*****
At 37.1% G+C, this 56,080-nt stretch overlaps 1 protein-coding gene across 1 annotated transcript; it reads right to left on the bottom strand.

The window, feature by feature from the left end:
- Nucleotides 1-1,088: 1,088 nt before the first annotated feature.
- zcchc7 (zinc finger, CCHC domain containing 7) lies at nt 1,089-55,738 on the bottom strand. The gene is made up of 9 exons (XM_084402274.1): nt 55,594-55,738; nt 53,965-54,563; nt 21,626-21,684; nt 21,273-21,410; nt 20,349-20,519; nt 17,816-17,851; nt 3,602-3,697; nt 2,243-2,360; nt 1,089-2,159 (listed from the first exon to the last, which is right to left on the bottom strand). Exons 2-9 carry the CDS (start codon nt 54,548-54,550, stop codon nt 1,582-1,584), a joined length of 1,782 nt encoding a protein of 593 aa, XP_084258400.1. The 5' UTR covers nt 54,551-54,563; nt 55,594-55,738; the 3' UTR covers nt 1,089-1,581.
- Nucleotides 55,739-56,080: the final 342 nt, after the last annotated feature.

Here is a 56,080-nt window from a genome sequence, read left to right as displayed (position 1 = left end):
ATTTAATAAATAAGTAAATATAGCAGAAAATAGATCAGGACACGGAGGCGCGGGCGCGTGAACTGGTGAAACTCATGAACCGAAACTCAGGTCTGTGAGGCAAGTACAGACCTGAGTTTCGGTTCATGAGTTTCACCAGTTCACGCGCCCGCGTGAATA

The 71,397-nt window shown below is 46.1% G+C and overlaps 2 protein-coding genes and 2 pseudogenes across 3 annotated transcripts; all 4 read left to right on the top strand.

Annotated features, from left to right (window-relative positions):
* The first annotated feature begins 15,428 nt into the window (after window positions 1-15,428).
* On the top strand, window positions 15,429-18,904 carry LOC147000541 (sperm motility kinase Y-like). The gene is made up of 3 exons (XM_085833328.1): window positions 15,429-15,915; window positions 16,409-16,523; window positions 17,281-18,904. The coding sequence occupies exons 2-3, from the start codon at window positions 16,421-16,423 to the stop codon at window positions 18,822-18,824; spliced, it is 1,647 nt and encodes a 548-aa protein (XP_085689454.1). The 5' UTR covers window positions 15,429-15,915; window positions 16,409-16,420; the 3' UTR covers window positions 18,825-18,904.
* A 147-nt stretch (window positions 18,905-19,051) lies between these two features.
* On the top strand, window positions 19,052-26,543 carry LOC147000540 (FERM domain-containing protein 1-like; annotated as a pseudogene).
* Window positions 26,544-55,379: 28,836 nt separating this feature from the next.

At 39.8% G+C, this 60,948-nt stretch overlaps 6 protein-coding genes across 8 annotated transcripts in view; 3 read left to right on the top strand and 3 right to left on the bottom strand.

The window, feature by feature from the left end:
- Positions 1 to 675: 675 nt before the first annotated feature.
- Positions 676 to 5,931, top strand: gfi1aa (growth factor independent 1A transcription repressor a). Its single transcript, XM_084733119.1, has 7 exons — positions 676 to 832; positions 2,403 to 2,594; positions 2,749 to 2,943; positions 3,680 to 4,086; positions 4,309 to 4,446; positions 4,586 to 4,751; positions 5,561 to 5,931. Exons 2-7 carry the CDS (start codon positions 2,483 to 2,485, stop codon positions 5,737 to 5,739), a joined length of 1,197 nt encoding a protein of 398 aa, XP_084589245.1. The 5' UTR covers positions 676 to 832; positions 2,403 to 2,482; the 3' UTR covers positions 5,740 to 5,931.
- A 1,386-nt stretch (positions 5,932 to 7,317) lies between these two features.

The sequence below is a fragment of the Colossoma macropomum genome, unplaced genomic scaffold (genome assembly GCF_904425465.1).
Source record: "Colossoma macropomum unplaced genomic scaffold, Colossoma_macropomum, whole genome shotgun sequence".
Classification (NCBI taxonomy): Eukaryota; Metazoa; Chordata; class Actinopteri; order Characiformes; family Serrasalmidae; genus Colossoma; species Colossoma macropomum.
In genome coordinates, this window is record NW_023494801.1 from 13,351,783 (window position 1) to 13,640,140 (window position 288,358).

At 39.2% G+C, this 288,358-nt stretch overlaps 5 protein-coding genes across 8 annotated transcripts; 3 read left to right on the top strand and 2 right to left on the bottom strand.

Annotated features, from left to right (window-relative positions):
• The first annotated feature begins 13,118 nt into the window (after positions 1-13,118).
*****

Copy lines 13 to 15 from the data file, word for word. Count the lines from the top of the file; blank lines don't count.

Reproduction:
* On the top strand, window positions 19,052-26,543 carry LOC147000540 (FERM domain-containing protein 1-like; annotated as a pseudogene).
* Window positions 26,544-55,379: 28,836 nt separating this feature from the next.

At 39.8% G+C, this 60,948-nt stretch overlaps 6 protein-coding genes across 8 annotated transcripts in view; 3 read left to right on the top strand and 3 right to left on the bottom strand.